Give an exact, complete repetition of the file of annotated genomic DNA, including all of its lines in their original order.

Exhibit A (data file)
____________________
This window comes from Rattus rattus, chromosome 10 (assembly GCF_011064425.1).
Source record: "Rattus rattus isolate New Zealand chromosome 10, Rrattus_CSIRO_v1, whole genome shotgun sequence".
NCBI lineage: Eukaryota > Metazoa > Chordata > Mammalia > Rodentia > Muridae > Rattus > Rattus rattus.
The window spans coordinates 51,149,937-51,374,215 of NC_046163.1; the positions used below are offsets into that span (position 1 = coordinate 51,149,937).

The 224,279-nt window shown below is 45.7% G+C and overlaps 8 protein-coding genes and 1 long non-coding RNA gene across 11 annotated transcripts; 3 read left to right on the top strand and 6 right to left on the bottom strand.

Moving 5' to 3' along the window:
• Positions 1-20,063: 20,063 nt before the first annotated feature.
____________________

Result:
This window comes from Rattus rattus, chromosome 10 (assembly GCF_011064425.1).
Source record: "Rattus rattus isolate New Zealand chromosome 10, Rrattus_CSIRO_v1, whole genome shotgun sequence".
NCBI lineage: Eukaryota > Metazoa > Chordata > Mammalia > Rodentia > Muridae > Rattus > Rattus rattus.
The window spans coordinates 51,149,937-51,374,215 of NC_046163.1; the positions used below are offsets into that span (position 1 = coordinate 51,149,937).

The 224,279-nt window shown below is 45.7% G+C and overlaps 8 protein-coding genes and 1 long non-coding RNA gene across 11 annotated transcripts; 3 read left to right on the top strand and 6 right to left on the bottom strand.

Moving 5' to 3' along the window:
• Positions 1-20,063: 20,063 nt before the first annotated feature.